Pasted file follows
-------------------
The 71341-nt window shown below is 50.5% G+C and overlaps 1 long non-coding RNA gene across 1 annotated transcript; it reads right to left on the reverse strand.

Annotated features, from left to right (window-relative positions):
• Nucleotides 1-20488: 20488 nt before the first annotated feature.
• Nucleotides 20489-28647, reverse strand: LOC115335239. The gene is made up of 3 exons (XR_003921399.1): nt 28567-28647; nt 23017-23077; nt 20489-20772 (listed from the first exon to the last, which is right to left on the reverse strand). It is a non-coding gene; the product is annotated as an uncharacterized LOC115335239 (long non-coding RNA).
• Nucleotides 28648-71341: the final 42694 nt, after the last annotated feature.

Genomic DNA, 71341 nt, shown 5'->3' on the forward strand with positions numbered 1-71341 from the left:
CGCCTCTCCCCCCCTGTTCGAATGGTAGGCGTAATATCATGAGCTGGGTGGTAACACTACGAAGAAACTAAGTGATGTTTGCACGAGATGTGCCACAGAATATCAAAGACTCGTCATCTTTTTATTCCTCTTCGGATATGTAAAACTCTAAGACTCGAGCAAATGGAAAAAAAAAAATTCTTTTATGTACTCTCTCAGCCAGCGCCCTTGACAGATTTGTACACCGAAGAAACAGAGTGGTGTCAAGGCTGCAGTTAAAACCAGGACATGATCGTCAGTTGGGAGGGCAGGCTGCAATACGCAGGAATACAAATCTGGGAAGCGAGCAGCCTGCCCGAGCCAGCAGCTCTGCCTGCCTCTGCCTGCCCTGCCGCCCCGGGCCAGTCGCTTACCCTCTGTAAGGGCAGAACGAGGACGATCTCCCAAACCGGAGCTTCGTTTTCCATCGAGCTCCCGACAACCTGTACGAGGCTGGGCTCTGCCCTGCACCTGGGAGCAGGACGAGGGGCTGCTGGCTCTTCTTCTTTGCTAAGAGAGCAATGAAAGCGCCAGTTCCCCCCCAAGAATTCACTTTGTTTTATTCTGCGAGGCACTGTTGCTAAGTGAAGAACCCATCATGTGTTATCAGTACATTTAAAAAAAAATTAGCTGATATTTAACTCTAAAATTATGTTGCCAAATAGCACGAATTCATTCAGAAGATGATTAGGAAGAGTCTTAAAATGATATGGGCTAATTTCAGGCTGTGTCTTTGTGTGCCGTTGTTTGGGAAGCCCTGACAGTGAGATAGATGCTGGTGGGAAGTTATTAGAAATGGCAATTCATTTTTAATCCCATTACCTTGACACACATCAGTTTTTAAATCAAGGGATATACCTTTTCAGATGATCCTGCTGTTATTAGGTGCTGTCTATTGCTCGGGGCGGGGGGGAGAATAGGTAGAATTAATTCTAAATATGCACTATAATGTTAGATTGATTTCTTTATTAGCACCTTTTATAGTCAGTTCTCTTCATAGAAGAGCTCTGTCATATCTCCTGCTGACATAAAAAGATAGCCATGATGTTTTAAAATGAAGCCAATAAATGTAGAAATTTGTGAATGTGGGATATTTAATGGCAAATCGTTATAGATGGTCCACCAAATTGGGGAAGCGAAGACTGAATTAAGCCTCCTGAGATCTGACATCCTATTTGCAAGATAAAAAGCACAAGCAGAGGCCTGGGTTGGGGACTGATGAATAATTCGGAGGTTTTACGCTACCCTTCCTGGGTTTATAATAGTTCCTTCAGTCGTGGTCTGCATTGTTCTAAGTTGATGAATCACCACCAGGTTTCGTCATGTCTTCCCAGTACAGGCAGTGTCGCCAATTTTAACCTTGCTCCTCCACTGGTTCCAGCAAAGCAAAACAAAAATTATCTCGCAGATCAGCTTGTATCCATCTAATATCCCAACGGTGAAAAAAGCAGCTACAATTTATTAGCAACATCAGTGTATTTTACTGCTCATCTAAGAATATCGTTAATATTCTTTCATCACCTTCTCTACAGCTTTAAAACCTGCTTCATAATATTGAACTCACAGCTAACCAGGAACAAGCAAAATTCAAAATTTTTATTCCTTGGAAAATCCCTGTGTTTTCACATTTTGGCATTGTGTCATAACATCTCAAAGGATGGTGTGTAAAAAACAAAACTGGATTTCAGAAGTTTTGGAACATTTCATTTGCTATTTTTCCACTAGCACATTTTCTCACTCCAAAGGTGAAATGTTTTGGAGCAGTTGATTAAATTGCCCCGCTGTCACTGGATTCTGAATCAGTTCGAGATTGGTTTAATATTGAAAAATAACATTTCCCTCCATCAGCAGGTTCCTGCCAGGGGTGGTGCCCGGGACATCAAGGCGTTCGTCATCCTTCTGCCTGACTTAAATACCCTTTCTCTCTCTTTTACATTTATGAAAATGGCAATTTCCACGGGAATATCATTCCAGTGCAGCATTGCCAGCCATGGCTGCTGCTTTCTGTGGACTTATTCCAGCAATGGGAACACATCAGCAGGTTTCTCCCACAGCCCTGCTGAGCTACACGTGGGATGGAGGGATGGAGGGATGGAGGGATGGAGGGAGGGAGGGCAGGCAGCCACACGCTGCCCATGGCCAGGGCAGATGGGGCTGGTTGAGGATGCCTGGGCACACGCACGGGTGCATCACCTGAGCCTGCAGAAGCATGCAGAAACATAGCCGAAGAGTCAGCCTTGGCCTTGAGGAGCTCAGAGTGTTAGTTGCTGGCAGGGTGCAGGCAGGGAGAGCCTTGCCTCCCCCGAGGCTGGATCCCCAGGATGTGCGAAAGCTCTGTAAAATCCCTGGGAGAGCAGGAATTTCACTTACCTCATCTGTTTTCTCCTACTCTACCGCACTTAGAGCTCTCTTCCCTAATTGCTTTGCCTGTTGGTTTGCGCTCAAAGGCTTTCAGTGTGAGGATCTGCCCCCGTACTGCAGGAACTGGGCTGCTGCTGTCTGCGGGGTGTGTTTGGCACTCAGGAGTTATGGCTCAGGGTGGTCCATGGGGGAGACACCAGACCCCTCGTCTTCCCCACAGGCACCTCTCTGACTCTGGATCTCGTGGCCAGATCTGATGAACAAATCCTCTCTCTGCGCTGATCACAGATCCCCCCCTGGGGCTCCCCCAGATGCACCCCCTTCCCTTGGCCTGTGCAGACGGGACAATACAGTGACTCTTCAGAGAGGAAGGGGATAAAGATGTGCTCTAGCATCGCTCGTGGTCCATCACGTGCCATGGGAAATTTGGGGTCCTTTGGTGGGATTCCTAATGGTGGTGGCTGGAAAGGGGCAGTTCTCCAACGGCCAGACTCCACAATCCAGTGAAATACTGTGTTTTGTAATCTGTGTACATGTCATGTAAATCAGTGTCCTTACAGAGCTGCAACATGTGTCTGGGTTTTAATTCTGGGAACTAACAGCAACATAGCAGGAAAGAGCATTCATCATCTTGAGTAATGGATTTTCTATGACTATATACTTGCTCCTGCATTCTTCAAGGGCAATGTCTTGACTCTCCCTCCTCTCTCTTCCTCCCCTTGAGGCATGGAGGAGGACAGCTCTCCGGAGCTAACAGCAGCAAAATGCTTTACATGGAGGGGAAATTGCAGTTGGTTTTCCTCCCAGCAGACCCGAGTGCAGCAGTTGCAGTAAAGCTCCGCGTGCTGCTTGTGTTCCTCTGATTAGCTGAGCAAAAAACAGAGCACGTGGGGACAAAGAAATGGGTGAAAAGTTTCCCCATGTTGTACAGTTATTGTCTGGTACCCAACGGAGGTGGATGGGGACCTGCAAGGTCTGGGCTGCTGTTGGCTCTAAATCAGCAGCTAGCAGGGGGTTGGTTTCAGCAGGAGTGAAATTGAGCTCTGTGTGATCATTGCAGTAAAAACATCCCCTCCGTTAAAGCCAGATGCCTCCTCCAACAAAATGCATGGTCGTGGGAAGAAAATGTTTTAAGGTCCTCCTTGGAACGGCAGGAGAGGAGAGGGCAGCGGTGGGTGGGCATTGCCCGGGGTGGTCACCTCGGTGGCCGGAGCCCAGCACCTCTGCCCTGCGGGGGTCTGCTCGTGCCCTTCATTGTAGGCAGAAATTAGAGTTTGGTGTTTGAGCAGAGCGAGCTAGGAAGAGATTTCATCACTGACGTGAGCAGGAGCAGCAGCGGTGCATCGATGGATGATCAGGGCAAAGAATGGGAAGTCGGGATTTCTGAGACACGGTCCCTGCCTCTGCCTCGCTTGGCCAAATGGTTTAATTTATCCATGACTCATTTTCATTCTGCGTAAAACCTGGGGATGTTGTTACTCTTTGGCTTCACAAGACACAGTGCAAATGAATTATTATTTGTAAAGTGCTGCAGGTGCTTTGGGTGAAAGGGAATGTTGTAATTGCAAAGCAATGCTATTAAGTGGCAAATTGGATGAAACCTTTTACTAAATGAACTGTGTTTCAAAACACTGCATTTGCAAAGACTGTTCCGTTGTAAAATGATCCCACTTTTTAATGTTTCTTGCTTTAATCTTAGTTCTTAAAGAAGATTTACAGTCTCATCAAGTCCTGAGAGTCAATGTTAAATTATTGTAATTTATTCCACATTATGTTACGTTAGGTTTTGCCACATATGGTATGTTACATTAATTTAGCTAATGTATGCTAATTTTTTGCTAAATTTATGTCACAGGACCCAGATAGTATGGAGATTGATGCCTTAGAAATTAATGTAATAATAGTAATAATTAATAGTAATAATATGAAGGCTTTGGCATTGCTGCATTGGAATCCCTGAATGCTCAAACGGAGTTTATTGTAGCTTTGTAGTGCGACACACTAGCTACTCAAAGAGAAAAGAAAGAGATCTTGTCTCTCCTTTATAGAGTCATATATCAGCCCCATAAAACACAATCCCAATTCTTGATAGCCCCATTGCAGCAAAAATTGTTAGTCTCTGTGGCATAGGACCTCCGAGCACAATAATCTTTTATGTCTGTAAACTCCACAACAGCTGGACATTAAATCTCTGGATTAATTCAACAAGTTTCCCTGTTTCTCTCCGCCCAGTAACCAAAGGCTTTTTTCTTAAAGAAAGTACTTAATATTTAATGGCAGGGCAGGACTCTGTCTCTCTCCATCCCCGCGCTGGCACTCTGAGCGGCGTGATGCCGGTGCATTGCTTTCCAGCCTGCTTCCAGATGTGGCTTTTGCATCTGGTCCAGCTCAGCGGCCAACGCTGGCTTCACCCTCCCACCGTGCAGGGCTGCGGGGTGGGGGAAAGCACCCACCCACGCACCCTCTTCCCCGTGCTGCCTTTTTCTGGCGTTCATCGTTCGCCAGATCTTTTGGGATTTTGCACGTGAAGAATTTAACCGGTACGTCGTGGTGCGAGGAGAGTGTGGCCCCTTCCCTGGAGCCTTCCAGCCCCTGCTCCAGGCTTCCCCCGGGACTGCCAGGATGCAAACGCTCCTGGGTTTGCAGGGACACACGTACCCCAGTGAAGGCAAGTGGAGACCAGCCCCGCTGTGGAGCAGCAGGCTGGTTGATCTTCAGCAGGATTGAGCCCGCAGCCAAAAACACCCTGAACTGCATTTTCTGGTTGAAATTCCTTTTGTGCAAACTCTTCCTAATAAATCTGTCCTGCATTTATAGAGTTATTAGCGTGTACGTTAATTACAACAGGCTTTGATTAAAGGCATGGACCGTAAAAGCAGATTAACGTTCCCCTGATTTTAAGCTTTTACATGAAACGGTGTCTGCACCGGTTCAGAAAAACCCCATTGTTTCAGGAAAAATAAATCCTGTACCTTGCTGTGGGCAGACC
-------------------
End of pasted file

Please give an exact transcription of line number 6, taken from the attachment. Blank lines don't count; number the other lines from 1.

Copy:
Genomic DNA, 71341 nt, shown 5'->3' on the forward strand with positions numbered 1-71341 from the left: